Remember the guide’s certification information can be looked up via the organization where the guide did his training. Most Guide Service websites have this information. Here is Thrifty Adventure’s, Meet the Guides Page: https://www.thriftyadventuresnc.com/about/guides
2: Check for proof of business Insurance: Note guides that do not carry insurance are not legally able to guide on federal land as having business insurance and proof of certifications are a main criterion to apply for Federal permits; State Parks are more lenient. For example a business without insurance or proof of guide certifications can likely get a permit to guide in a State Park like Crowders Mountain State Park whereas the same company would not make it to step one applying for a permit to guide in say Pisgah National Forest.
3: Read Reviews: Just remember reviews can be skewed by fake positive or negative reviews.
4: Community Service: This is an extra but I feel like this is a Guide Service’s obligation to give back to the areas we frequent. Most companies volunteer their time and guides to help with things like trail work, river and crag clean ups, graffiti and trash removal as well as hosting educational events. Guide services often times support local nonprofits like the Carolina Climbers Coalition (CCC) or American Alpine Club and Access Fund. Lots of guides volunteer with local Search and Rescue Organizations. Thrifty Adventures raises the bar by giving 5% of our total climbing revenue annually to the CCC! See that info under, Why Choose Us: https://www.thriftyadventuresnc.com/about. The outdoor recreation community in general does a great job monitoring, reporting and taking care of issues that could be hazardous as well as maintaining our wilderness areas and teaching LNT to anyone who will listen.
Commonly asked Questions:
How much does a guide cost?
Well, it depends on what you are hiring them for. For example, guided rock climbing is much pricier than say a rafting trip, rock climbing will be cheaper than say Ice Climbing or Mountaineering trip. Here are the main factors contributing to cost: gear, education, certification, permits, Insurance and transportation. If the company you choose is substantially cheaper than the competition in the area, there is a reason. Higher prices typically tend to mean higher quality guides/experiences.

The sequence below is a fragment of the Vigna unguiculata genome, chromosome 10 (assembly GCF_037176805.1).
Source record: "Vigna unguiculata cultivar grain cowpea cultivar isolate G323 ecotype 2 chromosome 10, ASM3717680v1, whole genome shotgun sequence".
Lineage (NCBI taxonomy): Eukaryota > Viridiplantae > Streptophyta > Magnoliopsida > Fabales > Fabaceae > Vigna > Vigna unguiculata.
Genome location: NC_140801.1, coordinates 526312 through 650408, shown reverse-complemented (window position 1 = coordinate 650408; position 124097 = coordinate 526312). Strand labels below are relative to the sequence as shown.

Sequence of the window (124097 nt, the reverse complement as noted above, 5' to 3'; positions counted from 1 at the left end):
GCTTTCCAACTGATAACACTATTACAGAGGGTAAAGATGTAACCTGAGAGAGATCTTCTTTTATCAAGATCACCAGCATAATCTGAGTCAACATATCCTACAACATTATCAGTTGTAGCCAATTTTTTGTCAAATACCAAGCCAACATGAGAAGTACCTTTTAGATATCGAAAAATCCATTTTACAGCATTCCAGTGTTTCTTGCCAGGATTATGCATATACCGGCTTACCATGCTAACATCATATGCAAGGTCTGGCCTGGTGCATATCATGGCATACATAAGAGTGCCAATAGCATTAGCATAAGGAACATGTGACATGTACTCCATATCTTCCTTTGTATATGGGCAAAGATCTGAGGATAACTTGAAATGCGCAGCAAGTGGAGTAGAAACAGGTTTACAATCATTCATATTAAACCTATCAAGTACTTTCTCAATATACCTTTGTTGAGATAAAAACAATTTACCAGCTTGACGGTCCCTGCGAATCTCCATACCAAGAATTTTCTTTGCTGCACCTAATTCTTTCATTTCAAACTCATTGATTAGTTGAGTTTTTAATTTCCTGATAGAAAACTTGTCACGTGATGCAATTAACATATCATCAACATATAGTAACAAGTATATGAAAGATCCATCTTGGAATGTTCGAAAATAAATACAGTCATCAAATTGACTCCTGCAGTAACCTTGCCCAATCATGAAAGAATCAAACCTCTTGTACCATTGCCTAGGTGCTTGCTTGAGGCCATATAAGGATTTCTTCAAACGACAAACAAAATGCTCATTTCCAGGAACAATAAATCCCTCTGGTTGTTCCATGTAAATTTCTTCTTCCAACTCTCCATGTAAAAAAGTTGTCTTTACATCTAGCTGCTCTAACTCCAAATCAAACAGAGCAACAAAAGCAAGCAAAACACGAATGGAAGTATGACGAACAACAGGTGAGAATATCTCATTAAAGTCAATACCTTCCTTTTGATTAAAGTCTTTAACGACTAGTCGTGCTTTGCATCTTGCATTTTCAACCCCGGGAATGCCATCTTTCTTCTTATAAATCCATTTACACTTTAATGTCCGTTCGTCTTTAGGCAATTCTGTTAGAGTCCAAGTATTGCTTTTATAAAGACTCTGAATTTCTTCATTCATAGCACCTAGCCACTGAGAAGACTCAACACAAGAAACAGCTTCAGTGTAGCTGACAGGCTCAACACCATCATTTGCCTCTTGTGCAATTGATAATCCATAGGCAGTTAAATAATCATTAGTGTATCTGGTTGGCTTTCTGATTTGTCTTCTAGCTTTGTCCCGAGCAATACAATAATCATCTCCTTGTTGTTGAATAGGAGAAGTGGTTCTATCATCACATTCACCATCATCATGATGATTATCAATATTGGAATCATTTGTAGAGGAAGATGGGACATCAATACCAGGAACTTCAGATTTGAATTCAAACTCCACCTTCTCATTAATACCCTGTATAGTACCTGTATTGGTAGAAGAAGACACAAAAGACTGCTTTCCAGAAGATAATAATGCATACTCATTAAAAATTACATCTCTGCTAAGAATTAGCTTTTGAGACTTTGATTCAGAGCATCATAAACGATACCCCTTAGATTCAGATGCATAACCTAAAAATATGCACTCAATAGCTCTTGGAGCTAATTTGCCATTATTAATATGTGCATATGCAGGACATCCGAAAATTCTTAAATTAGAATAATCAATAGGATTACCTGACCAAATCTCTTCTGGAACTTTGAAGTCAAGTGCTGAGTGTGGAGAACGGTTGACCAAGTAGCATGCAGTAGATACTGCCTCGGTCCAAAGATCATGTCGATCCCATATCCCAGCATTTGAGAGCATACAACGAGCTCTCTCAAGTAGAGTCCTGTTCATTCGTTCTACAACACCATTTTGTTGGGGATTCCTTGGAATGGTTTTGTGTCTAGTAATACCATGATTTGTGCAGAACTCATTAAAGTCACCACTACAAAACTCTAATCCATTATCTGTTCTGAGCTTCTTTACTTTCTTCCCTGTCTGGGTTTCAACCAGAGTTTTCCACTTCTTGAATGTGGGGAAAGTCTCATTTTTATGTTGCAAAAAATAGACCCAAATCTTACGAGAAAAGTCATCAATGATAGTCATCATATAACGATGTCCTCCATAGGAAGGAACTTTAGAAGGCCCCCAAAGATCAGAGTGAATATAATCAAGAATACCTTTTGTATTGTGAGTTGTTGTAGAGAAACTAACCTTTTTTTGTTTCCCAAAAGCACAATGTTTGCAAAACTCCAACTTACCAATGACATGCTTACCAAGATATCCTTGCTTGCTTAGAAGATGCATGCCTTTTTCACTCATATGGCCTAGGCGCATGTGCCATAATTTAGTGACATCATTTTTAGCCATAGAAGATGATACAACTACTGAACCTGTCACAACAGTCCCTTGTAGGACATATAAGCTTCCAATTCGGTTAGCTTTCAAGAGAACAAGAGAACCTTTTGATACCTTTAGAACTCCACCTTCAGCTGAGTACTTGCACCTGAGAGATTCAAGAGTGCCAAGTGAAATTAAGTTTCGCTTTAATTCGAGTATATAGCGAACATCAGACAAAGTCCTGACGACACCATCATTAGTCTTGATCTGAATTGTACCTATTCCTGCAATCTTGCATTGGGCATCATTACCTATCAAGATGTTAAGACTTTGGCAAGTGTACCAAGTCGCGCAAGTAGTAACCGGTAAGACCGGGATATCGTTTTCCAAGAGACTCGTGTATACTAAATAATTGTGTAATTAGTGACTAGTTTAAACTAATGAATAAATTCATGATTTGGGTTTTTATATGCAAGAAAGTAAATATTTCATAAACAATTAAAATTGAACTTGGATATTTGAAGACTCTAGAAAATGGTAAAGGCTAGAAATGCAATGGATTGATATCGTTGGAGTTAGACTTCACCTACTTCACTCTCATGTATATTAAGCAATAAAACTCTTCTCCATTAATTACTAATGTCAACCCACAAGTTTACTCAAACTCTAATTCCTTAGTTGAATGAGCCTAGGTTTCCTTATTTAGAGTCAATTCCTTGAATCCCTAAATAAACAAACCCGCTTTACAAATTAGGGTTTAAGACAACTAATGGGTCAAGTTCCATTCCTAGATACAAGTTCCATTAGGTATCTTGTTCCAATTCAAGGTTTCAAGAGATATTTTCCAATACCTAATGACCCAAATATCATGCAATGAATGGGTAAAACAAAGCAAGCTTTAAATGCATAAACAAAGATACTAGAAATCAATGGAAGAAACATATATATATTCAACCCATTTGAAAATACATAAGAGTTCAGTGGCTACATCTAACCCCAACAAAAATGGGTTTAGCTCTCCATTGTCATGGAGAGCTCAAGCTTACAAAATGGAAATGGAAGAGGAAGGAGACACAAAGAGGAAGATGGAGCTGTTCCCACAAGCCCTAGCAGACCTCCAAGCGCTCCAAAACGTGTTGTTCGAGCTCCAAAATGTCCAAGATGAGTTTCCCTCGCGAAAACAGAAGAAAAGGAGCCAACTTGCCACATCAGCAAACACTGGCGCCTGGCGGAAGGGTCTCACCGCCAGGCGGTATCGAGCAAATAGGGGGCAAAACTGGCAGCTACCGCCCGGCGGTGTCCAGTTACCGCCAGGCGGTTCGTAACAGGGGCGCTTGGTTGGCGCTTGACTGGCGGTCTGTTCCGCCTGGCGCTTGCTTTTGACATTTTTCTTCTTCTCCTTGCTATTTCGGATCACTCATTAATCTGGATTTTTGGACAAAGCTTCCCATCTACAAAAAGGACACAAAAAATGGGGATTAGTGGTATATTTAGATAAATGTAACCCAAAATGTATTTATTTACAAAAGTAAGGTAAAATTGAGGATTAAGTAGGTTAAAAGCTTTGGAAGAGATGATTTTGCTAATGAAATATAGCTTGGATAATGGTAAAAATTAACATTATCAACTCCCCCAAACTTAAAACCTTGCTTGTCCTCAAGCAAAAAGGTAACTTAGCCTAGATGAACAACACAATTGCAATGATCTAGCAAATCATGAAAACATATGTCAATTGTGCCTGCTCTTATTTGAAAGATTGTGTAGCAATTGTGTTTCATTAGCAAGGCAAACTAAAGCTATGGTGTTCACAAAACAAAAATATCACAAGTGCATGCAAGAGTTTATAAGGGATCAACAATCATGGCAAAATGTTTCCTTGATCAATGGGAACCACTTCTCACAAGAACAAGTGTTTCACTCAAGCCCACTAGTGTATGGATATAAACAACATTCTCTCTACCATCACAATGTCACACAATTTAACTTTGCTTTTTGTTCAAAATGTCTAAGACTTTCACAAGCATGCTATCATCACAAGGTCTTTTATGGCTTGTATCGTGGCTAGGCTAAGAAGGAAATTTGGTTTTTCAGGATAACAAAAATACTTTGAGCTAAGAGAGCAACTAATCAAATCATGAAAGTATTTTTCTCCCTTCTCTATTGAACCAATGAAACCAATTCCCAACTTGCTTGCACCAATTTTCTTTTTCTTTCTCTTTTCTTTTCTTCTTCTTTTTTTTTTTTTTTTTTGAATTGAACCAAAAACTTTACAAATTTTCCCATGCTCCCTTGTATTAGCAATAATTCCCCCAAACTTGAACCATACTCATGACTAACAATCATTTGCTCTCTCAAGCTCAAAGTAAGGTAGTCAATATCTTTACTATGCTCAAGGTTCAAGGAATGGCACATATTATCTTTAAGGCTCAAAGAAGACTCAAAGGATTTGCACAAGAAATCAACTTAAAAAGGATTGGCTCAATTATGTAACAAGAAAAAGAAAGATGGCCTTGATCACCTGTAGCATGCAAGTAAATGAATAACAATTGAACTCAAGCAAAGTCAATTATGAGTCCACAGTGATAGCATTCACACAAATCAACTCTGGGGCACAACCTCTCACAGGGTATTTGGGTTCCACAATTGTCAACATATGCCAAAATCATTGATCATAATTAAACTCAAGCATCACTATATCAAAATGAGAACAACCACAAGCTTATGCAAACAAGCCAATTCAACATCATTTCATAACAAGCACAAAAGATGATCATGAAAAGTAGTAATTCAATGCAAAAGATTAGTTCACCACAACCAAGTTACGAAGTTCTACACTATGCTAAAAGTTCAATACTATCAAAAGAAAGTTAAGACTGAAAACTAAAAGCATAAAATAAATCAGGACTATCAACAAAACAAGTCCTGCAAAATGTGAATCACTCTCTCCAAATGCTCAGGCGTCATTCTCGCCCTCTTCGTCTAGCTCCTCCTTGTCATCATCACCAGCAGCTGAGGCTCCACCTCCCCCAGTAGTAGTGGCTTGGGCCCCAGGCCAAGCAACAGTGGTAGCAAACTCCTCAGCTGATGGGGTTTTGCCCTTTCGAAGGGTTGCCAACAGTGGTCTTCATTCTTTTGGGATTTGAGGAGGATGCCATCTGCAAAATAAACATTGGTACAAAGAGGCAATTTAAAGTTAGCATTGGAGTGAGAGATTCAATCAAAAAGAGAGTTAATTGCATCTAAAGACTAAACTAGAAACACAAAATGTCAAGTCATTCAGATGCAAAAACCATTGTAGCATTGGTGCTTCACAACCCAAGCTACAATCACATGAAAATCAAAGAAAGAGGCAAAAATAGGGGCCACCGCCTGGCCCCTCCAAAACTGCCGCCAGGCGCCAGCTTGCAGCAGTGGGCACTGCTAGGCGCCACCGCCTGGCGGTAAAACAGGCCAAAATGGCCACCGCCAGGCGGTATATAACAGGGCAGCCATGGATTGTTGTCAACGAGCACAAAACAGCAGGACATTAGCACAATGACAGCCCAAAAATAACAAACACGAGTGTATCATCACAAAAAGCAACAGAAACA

Do we tip our guide?
It is customary to tip your guide if you had a pleasurable experience. Although they are paid a wage to guide their income is heavily dependent on tips as well (especially your river/raft/ducky guides). A guide’s job (we will get into that in the next blog) is to keep you safe, teach and entertain! A common saying in the whitewater world, “if you enjoyed your ride tip your guide”. Customary tipping is considered 20% of your pre-tax cost.
Why is your Company called THRIFTY Adventures?
This has a simple answer: the owners names are Christy and Scott Thrift. “Being thrifty does not mean cheap or subpar…being Thrifty is a virtue and means getting the most value for your dollar”, Scott Thrift!
I was climbing Ellie Memorial Buttress on the East face of Table Rock North Carolina, a neglected 5.10 mixed line that is currently being overtaken by lichen. It had rained earlier that morning and each piece of lichen I stepped on felt like a slimy snot booger under my climbing shoe. I had gotten through all the 5.10 moves, and was now making my way up through what seemed to be nearly unprotectable 5.7 slab moves. The lichen was getting thicker and my anxiety was increasing. I looked down to see my last piece of good pro 20ish feet below me.
I began scanning the rock for gear placements but could only find super shallow flared cracks and a few small horizontals. I placed two Metolius double-zero TCU’s in a thin crack, then linked them together with a sling, forming a magic-x I clipped my rope in. I now had something that I could surely sit on, but I still felt anxious about these two pieces catching a lead fall.
I’m 3 bolts up on this 10c “sport” line. Hanging by my left arm, I shake out my right while looking up at the next bolt. It seems so far away, but yet clearly provides a marked pathway along the otherwise bare rock face to the two rap rings 80’ off the ground. I try to remain calm, thinking, why are the bolts so spaced out? This Mountain Project “sport” route should really be listed as a mixed route, and honestly the bolt at my face is right next to a perfect 0.5 c4 placement and a sweet rest jug.